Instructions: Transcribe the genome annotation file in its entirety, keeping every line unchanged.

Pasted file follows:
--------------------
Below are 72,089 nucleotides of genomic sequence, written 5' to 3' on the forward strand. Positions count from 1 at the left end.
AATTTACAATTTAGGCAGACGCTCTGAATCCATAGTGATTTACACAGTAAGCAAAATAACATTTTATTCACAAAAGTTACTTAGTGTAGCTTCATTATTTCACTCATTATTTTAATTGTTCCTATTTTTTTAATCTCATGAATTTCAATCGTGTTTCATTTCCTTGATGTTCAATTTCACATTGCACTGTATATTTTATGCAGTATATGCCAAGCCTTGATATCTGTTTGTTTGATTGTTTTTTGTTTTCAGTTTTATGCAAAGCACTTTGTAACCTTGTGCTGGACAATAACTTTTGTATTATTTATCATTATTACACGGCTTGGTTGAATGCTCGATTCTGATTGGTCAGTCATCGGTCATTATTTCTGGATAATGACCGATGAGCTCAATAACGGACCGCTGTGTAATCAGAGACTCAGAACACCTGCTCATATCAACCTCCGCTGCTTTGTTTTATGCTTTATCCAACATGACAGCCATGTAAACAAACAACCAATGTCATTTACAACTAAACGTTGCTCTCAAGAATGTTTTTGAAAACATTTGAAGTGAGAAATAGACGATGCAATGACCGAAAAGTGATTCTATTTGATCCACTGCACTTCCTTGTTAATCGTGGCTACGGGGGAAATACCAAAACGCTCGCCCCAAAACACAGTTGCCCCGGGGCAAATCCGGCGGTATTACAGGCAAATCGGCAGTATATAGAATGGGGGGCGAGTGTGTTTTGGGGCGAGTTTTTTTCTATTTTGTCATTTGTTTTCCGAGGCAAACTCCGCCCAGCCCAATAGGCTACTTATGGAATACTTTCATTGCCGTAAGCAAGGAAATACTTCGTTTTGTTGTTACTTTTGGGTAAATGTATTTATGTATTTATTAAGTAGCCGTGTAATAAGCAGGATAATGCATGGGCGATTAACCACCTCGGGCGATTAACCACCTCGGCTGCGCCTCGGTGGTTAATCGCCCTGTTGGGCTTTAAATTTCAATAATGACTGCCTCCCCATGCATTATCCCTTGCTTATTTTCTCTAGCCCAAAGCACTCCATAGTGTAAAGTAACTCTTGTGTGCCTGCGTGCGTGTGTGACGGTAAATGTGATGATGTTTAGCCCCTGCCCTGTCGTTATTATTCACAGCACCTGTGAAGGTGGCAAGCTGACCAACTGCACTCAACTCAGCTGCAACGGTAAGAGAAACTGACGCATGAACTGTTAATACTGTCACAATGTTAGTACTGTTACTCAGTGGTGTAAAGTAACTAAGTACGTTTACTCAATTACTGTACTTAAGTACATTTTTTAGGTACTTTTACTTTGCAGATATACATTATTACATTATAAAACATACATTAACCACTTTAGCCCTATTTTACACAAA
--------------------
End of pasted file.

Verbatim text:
Below are 72,089 nucleotides of genomic sequence, written 5' to 3' on the forward strand. Positions count from 1 at the left end.
AATTTACAATTTAGGCAGACGCTCTGAATCCATAGTGATTTACACAGTAAGCAAAATAACATTTTATTCACAAAAGTTACTTAGTGTAGCTTCATTATTTCACTCATTATTTTAATTGTTCCTATTTTTTTAATCTCATGAATTTCAATCGTGTTTCATTTCCTTGATGTTCAATTTCACATTGCACTGTATATTTTATGCAGTATATGCCAAGCCTTGATATCTGTTTGTTTGATTGTTTTTTGTTTTCAGTTTTATGCAAAGCACTTTGTAACCTTGTGCTGGACAATAACTTTTGTATTATTTATCATTATTACACGGCTTGGTTGAATGCTCGATTCTGATTGGTCAGTCATCGGTCATTATTTCTGGATAATGACCGATGAGCTCAATAACGGACCGCTGTGTAATCAGAGACTCAGAACACCTGCTCATATCAACCTCCGCTGCTTTGTTTTATGCTTTATCCAACATGACAGCCATGTAAACAAACAACCAATGTCATTTACAACTAAACGTTGCTCTCAAGAATGTTTTTGAAAACATTTGAAGTGAGAAATAGACGATGCAATGACCGAAAAGTGATTCTATTTGATCCACTGCACTTCCTTGTTAATCGTGGCTACGGGGGAAATACCAAAACGCTCGCCCCAAAACACAGTTGCCCCGGGGCAAATCCGGCGGTATTACAGGCAAATCGGCAGTATATAGAATGGGGGGCGAGTGTGTTTTGGGGCGAGTTTTTTTCTATTTTGTCATTTGTTTTCCGAGGCAAACTCCGCCCAGCCCAATAGGCTACTTATGGAATACTTTCATTGCCGTAAGCAAGGAAATACTTCGTTTTGTTGTTACTTTTGGGTAAATGTATTTATGTATTTATTAAGTAGCCGTGTAATAAGCAGGATAATGCATGGGCGATTAACCACCTCGGGCGATTAACCACCTCGGCTGCGCCTCGGTGGTTAATCGCCCTGTTGGGCTTTAAATTTCAATAATGACTGCCTCCCCATGCATTATCCCTTGCTTATTTTCTCTAGCCCAAAGCACTCCATAGTGTAAAGTAACTCTTGTGTGCCTGCGTGCGTGTGTGACGGTAAATGTGATGATGTTTAGCCCCTGCCCTGTCGTTATTATTCACAGCACCTGTGAAGGTGGCAAGCTGACCAACTGCACTCAACTCAGCTGCAACGGTAAGAGAAACTGACGCATGAACTGTTAATACTGTCACAATGTTAGTACTGTTACTCAGTGGTGTAAAGTAACTAAGTACGTTTACTCAATTACTGTACTTAAGTACATTTTTTAGGTACTTTTACTTTGCAGATATACATTATTACATTATAAAACATACATTAACCACTTTAGCCCTATTTTACACAAA